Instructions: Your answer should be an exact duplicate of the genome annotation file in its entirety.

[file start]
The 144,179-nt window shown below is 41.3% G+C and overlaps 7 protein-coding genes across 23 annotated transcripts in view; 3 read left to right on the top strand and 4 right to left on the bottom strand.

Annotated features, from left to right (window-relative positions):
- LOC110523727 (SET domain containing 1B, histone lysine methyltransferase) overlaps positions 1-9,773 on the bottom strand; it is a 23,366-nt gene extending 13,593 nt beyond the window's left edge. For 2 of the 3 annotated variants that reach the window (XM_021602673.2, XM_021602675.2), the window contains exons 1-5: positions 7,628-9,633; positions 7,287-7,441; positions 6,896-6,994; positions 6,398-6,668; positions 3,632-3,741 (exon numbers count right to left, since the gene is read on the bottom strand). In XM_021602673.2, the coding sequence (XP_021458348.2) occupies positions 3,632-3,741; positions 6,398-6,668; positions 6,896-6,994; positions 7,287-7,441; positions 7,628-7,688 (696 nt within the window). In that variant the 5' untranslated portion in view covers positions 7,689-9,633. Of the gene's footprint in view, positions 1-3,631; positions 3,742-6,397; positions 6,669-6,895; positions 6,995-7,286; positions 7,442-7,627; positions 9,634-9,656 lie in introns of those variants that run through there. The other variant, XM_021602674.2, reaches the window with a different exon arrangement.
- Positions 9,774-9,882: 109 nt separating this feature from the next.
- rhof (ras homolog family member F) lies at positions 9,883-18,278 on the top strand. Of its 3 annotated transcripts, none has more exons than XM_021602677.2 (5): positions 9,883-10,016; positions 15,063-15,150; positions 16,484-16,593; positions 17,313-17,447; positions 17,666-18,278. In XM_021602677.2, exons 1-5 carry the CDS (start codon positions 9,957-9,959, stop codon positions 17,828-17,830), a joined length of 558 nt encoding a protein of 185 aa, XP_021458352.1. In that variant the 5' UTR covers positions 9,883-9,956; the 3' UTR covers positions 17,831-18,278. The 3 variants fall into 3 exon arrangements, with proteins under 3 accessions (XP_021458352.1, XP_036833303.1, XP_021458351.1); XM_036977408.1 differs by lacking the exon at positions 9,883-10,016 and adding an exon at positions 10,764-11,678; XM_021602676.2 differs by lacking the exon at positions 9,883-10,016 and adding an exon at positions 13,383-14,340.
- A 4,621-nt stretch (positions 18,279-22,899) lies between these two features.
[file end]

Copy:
The 144,179-nt window shown below is 41.3% G+C and overlaps 7 protein-coding genes across 23 annotated transcripts in view; 3 read left to right on the top strand and 4 right to left on the bottom strand.

Annotated features, from left to right (window-relative positions):
- LOC110523727 (SET domain containing 1B, histone lysine methyltransferase) overlaps positions 1-9,773 on the bottom strand; it is a 23,366-nt gene extending 13,593 nt beyond the window's left edge. For 2 of the 3 annotated variants that reach the window (XM_021602673.2, XM_021602675.2), the window contains exons 1-5: positions 7,628-9,633; positions 7,287-7,441; positions 6,896-6,994; positions 6,398-6,668; positions 3,632-3,741 (exon numbers count right to left, since the gene is read on the bottom strand). In XM_021602673.2, the coding sequence (XP_021458348.2) occupies positions 3,632-3,741; positions 6,398-6,668; positions 6,896-6,994; positions 7,287-7,441; positions 7,628-7,688 (696 nt within the window). In that variant the 5' untranslated portion in view covers positions 7,689-9,633. Of the gene's footprint in view, positions 1-3,631; positions 3,742-6,397; positions 6,669-6,895; positions 6,995-7,286; positions 7,442-7,627; positions 9,634-9,656 lie in introns of those variants that run through there. The other variant, XM_021602674.2, reaches the window with a different exon arrangement.
- Positions 9,774-9,882: 109 nt separating this feature from the next.
- rhof (ras homolog family member F) lies at positions 9,883-18,278 on the top strand. Of its 3 annotated transcripts, none has more exons than XM_021602677.2 (5): positions 9,883-10,016; positions 15,063-15,150; positions 16,484-16,593; positions 17,313-17,447; positions 17,666-18,278. In XM_021602677.2, exons 1-5 carry the CDS (start codon positions 9,957-9,959, stop codon positions 17,828-17,830), a joined length of 558 nt encoding a protein of 185 aa, XP_021458352.1. In that variant the 5' UTR covers positions 9,883-9,956; the 3' UTR covers positions 17,831-18,278. The 3 variants fall into 3 exon arrangements, with proteins under 3 accessions (XP_021458352.1, XP_036833303.1, XP_021458351.1); XM_036977408.1 differs by lacking the exon at positions 9,883-10,016 and adding an exon at positions 10,764-11,678; XM_021602676.2 differs by lacking the exon at positions 9,883-10,016 and adding an exon at positions 13,383-14,340.
- A 4,621-nt stretch (positions 18,279-22,899) lies between these two features.